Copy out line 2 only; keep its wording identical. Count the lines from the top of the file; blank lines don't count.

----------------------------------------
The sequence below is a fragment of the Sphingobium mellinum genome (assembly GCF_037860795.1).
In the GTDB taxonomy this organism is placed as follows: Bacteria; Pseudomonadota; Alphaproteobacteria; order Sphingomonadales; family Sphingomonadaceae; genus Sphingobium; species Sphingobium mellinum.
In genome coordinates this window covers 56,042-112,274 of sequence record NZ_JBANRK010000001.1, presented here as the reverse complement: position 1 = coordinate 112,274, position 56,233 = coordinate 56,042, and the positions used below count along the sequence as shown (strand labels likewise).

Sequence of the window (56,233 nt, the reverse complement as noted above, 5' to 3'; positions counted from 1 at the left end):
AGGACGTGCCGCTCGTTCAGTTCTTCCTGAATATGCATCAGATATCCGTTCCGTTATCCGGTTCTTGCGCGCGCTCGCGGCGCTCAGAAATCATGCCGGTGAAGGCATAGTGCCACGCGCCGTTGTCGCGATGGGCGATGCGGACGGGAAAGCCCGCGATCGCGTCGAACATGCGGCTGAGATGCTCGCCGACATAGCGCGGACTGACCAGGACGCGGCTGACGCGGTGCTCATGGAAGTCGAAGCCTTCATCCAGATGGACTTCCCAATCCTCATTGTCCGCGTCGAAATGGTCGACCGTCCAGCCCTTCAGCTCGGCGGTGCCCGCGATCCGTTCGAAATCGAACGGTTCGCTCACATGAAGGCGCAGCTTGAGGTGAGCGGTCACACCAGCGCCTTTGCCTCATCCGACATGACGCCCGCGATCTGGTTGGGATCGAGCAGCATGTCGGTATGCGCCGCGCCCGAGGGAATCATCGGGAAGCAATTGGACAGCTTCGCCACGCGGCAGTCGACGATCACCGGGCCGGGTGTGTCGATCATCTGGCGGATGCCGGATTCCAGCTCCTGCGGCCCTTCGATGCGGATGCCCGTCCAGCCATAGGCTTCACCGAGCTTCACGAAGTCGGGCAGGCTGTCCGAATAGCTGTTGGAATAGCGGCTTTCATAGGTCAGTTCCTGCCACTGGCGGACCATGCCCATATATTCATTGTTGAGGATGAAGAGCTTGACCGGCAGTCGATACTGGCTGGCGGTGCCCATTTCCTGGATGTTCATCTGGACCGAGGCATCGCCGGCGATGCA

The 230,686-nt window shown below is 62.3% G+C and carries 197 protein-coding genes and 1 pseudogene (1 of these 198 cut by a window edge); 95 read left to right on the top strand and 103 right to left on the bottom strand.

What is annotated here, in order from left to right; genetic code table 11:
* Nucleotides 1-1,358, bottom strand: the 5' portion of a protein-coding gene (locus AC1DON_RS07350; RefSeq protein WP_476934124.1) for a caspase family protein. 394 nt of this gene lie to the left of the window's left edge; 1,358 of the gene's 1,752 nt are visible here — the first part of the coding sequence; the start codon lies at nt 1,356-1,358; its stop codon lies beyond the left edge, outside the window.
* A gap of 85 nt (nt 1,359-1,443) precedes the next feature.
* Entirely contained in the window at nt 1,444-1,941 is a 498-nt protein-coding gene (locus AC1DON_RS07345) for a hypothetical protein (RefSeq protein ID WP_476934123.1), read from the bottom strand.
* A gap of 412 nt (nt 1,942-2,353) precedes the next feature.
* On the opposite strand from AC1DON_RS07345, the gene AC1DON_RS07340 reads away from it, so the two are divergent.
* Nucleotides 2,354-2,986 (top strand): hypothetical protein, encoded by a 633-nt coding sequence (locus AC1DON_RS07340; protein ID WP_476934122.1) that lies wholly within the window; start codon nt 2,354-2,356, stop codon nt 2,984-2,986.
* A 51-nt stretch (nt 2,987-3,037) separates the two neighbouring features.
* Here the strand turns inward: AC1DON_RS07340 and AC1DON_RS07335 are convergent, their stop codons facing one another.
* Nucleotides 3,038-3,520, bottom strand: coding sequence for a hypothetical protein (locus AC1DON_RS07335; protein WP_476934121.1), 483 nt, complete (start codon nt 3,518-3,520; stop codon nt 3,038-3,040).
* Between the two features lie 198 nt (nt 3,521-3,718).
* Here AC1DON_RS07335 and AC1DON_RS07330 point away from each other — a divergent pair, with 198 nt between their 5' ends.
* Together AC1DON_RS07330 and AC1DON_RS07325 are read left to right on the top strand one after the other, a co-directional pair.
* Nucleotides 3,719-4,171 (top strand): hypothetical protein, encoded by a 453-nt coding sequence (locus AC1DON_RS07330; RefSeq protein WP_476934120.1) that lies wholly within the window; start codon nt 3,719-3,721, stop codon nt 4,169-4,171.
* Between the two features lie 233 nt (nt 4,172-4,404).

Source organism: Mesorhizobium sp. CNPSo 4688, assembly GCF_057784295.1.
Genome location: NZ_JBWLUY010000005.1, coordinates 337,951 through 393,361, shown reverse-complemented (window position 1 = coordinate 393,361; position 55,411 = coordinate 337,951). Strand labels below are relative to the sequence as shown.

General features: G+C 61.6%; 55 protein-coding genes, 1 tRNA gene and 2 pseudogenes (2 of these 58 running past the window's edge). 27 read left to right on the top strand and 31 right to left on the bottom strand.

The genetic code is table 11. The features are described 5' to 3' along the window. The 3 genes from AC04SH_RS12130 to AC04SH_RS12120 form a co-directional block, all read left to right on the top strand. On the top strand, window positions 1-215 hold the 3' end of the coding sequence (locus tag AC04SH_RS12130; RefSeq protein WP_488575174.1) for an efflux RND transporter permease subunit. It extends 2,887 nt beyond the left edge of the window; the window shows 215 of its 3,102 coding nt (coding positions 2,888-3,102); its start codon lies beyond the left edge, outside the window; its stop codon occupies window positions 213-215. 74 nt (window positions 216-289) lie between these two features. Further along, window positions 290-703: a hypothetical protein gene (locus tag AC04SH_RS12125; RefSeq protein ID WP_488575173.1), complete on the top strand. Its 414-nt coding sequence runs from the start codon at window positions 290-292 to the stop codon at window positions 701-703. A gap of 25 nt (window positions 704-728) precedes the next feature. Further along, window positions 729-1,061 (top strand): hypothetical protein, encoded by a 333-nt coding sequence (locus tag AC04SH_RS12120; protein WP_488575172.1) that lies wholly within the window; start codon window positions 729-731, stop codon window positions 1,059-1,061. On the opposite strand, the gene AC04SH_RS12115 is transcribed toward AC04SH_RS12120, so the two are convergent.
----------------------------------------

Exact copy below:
In the GTDB taxonomy this organism is placed as follows: Bacteria; Pseudomonadota; Alphaproteobacteria; order Sphingomonadales; family Sphingomonadaceae; genus Sphingobium; species Sphingobium mellinum.